This, of course, means that no matter where you search on the island, you’ll still find pristine, half-moon beaches whose sand hasn’t seen anyone else’s footprint in days. The excellent open-air spa can accommodate you at nearly a moment’s notice, even if you request a Thai massage from the skilled hands (and feet) of Anna, a Thai native.
But the best part about an undiscovered resort of this caliber is that the tee sheet stays wide open.
And even if you think you’ve played all the Caribbean golf you need to play, the golf course here throws down the Trump card.
Talk about your feats of strength. Frank Costanza has nothing on golf course architect Jim Fazio, who sculpted 150 acres of unexplored land into a par-72, 6,500-yard course, which is nothing short of a Disney ride.
The island itself rises out of the ocean like a mountaintop, jutting nearly a thousand feet up to its highest point. Fazio placed his 13th hole at its razor-edge peak. While the opening nine holes play in a valley, the back nine rise and fall atop the mountain like a runaway mine train.
A series of switchbacks carry you up a steep slope to the 10th hole, where you’ll find a most unexpected sight: laid out in a panorama are most of the back holes, splayed across the wide bowl of a deep canyon lined with thick forest.
With a 360-degree view of the island from that 13th fairway, the canyon walls seem buttressed in place by the endless blue of the Caribbean Sea to the west and the Atlantic Ocean to the east. In the near distance, the islands of St. Vincent and the Grenadines lay under a gauzy fog.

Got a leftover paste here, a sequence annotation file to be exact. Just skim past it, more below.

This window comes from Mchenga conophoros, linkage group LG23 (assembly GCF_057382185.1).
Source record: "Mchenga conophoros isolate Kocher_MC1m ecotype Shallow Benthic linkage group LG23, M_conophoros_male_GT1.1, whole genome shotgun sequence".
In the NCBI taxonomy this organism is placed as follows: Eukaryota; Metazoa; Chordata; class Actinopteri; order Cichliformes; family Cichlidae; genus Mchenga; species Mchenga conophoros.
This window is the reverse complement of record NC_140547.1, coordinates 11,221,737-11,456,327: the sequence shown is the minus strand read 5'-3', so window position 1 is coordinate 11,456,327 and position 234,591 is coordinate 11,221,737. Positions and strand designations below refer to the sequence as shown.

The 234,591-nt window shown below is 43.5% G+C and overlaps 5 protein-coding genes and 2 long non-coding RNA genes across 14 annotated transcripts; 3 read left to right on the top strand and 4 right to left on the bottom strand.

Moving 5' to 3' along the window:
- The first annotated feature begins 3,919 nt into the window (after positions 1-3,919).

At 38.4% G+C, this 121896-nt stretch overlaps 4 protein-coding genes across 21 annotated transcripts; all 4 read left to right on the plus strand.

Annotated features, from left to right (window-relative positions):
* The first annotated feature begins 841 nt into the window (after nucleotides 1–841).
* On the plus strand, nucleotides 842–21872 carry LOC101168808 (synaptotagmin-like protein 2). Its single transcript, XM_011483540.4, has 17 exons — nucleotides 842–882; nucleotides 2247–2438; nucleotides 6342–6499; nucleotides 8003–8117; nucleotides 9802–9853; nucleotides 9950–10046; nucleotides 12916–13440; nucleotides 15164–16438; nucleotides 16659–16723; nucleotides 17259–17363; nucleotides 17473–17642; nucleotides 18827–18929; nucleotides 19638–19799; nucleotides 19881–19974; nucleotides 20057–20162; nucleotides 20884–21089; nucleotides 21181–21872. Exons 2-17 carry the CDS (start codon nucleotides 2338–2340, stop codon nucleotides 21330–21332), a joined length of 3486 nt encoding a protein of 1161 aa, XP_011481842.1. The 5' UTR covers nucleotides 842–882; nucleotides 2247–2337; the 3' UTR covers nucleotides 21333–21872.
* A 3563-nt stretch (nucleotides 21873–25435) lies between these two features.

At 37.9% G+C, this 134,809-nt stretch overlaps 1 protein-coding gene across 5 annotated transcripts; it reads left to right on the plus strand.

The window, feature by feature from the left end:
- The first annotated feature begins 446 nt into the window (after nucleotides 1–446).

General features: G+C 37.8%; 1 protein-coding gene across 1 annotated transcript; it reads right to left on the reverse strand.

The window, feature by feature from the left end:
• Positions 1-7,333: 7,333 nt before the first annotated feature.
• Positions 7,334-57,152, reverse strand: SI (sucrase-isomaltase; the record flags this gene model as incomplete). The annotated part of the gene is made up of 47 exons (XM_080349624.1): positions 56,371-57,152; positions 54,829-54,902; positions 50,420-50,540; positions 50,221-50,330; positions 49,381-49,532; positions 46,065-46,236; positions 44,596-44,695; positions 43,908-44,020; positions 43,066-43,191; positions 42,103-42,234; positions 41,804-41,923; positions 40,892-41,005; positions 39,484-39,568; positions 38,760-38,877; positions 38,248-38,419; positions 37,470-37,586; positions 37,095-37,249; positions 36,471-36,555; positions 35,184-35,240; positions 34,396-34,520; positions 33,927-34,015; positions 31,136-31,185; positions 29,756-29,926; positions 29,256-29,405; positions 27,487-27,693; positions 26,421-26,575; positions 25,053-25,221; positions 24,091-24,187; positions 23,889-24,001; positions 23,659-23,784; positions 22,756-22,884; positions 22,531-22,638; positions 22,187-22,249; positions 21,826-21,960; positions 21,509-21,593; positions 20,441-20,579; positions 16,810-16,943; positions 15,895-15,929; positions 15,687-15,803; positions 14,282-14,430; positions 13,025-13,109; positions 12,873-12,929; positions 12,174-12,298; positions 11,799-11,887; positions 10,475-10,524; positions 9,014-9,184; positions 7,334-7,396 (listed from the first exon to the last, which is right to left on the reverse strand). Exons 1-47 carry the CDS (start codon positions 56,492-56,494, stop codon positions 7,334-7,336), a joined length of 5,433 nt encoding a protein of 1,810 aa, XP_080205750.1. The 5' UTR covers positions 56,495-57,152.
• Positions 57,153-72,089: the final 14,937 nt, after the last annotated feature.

It’s easy to get distracted on this course by the vistas, the sunning lizards lying nearly motionless on the tee boxes, the twisting vines of bougainvilleas and the spiked arms of fan palms that circumscribe the course. To keep you focused, Fazio scattered waterfalls, bunkers and lakes.
Hole Nos. 11-16 are worthy of a “signature” designation, but choosing the most memorable hole is tough.
“There isn’t so much a signature hole here; there’s more a signature series of holes,” said Simon Blanchard, director of golf.
The par-3 16th, which plays 199 yards from the tips, is being extended. “This will be the world’s only 300-yard par-3,” Blanchard boasted. “But since there’s also a 240-foot drop from tee to green, it’ll be playable with a well-struck 3-iron.”
Canouan Island has no native grasses. The salt-tolerant paspalum grasses carpeting the fairways and greens had to be shipped in, just like all the earth-moving equipment and the rest of the resort’s infrastructure. The course is irrigated with desalinated water – from the resort’s own treatment plant – and immaculately maintained. The near-constant trade winds and bright sun may wilt you, but sustenance remains constant; the beverage cart finds you every three or four holes, even when you are the only one on the course.
Fazio and his team have accomplished an extraordinary feat with the completion of this golf course. Without reservation, Canouan Island now has a world-class golf course, and it’s arguably the best golf course in the Caribbean.
Whether you have to beg, borrow or steal, get to Canouan Island before the rest of the world catches on.
St. Vincent and the Grenadines